"Synonymity" has been a major topic in philosophy since the publication of Rudolf Carnap's Meaning and Necessity in 1947, though it was discussed earlier in the writings of W. V. Quine and C. I. Lewis. After Quine and Morton White launched their attacks on the tenability of the analytic-synthetic distinction, around 1950, the two topics became closely linked.
Synonymity and the Analytic-Synthetic Distinction
Analytic statements, in Quine's account, fall into two classes. Those of the first class, exemplified by (1), are logically true.
(1) No unmarried man is married.
Quine has no objection to the notion of analytic truth as used here, for he has what he regards as an acceptable account of the notion of logical truth in terms of which the notion of analytic truth is partially explicated. "The relevant feature of this example is that it not merely is true as it stands, but remains true under any and all reinterpretations of 'man' and 'married.' If we suppose a prior inventory of logical particles, comprising 'no,' 'un-,' 'not,' 'if,' 'then,' 'and,' etc. then in general a logical truth is a statement which is true and remains true under all reinterpretations of its components other than the logical particles" (all quotations from Quine are from "Two Dogmas of Empiricism").
All logical truths are analytic. The problems that beset analyticity, however, concern those purported analytic truths which are not logical truths. These are typified by
(2) No bachelor is married.
This is not a logical truth, for it does not remain true under every reinterpretation of its nonlogical components, "bachelor" and "married." If (2) is nevertheless to be considered analytic, it is because we can turn it into the logical truth (1) by replacing synonyms with synonyms. Thus, since "bachelor" and "unmarried man" are synonyms, we may replace the former with the latter in (2) in order to arrive at (1), a truth of logic.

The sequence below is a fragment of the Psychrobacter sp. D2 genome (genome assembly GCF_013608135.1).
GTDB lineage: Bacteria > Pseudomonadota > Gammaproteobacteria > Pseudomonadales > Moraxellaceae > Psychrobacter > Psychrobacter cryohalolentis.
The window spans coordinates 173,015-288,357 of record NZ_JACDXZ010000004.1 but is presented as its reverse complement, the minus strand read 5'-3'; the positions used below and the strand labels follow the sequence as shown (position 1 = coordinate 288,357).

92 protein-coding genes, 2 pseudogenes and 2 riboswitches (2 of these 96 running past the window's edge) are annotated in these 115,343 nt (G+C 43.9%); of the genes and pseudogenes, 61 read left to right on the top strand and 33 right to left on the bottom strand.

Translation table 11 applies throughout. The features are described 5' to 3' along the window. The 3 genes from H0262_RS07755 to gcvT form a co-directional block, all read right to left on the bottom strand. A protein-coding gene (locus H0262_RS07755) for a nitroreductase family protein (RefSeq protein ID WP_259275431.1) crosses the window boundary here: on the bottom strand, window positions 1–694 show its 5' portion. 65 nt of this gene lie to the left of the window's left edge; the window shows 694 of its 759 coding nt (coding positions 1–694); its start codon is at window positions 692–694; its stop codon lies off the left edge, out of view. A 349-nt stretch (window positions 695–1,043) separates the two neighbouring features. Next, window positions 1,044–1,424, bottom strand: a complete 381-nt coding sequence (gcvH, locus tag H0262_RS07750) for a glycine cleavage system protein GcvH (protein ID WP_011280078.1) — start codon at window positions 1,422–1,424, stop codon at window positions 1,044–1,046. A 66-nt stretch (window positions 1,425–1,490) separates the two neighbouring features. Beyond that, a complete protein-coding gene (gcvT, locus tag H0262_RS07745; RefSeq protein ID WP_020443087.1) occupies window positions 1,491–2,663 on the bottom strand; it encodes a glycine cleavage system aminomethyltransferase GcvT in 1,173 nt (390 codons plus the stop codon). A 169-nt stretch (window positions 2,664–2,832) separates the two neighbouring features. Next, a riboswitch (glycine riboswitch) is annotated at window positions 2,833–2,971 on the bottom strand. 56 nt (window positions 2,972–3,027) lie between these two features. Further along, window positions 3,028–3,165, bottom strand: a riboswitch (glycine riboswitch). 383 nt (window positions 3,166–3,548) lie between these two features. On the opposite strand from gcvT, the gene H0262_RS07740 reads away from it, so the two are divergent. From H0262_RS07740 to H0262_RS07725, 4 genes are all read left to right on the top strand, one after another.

It might appear that a generalization of the above considerations would yield a satisfactory account of the notion of an analytic statement. The generalization would go as follows: a statement is analytic if and only if it either (1) is a logical truth or (2) is transformable into a logical truth by the substitution of synonyms for synonyms. This account is rejected by Quine and White on the ground that synonymity (or synonymy, as Quine prefers) is no clearer a notion than analyticity. In Quine's words, "We still lack a proper characterization of this second class of analytic statements, and therewith of analyticity generally, inasmuch as we have had in the above description to lean on a notion of 'synonymy' which is no less in need of clarification than analyticity itself."
Interchangeability Criterion of Synonymity
A natural response to Quine is that we can give an acceptable account of synonymity in terms of interchangeability. The suggestion is that the synonymity of two linguistic forms consists simply in their interchangeability in all contexts without change of truth-value—interchangeability, in Gottfried Wilhelm Leibniz's phrase, salva veritate. Benson Mates has offered an argument to show that if two expressions are synonymous they are interchangeable everywhere salva veritate. Following Gottlob Frege, Mates assumes that the meaning of a declarative sentence is a function of the meanings of the words which compose the sentence. Furthermore, two declarative sentences having the same meaning will necessarily have the same truth-value. It follows from these two assumptions that the replacement of a word in a sentence by another word synonymous with it cannot change the meaning of that sentence and hence cannot change its truth-value. Thus, if two words are synonymous they are interchangeable everywhere salva veritate.